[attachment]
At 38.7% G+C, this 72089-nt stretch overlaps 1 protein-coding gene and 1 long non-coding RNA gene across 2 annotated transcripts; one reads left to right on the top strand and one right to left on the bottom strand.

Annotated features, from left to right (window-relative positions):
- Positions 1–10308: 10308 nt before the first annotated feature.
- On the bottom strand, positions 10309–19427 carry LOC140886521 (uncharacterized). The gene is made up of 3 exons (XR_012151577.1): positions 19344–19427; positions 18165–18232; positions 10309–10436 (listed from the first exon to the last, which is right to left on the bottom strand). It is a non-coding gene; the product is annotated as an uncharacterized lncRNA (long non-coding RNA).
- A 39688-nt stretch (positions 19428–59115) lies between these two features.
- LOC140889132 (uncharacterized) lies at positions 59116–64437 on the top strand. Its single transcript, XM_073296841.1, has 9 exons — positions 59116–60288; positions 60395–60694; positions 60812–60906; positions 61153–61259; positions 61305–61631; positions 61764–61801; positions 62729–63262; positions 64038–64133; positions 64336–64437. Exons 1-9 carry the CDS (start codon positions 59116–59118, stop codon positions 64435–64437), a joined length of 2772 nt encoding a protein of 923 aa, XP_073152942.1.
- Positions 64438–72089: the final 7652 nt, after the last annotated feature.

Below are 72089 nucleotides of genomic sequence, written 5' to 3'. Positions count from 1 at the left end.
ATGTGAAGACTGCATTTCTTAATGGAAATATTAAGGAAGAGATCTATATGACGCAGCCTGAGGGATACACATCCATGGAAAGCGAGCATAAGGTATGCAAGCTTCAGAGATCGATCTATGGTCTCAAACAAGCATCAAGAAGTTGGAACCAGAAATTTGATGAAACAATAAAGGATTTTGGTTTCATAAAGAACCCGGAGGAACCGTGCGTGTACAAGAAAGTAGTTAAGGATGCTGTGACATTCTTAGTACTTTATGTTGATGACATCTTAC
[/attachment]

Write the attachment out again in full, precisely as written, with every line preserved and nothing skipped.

At 38.7% G+C, this 72089-nt stretch overlaps 1 protein-coding gene and 1 long non-coding RNA gene across 2 annotated transcripts; one reads left to right on the top strand and one right to left on the bottom strand.

Annotated features, from left to right (window-relative positions):
- Positions 1–10308: 10308 nt before the first annotated feature.
- On the bottom strand, positions 10309–19427 carry LOC140886521 (uncharacterized). The gene is made up of 3 exons (XR_012151577.1): positions 19344–19427; positions 18165–18232; positions 10309–10436 (listed from the first exon to the last, which is right to left on the bottom strand). It is a non-coding gene; the product is annotated as an uncharacterized lncRNA (long non-coding RNA).
- A 39688-nt stretch (positions 19428–59115) lies between these two features.
- LOC140889132 (uncharacterized) lies at positions 59116–64437 on the top strand. Its single transcript, XM_073296841.1, has 9 exons — positions 59116–60288; positions 60395–60694; positions 60812–60906; positions 61153–61259; positions 61305–61631; positions 61764–61801; positions 62729–63262; positions 64038–64133; positions 64336–64437. Exons 1-9 carry the CDS (start codon positions 59116–59118, stop codon positions 64435–64437), a joined length of 2772 nt encoding a protein of 923 aa, XP_073152942.1.
- Positions 64438–72089: the final 7652 nt, after the last annotated feature.

Below are 72089 nucleotides of genomic sequence, written 5' to 3'. Positions count from 1 at the left end.
ATGTGAAGACTGCATTTCTTAATGGAAATATTAAGGAAGAGATCTATATGACGCAGCCTGAGGGATACACATCCATGGAAAGCGAGCATAAGGTATGCAAGCTTCAGAGATCGATCTATGGTCTCAAACAAGCATCAAGAAGTTGGAACCAGAAATTTGATGAAACAATAAAGGATTTTGGTTTCATAAAGAACCCGGAGGAACCGTGCGTGTACAAGAAAGTAGTTAAGGATGCTGTGACATTCTTAGTACTTTATGTTGATGACATCTTAC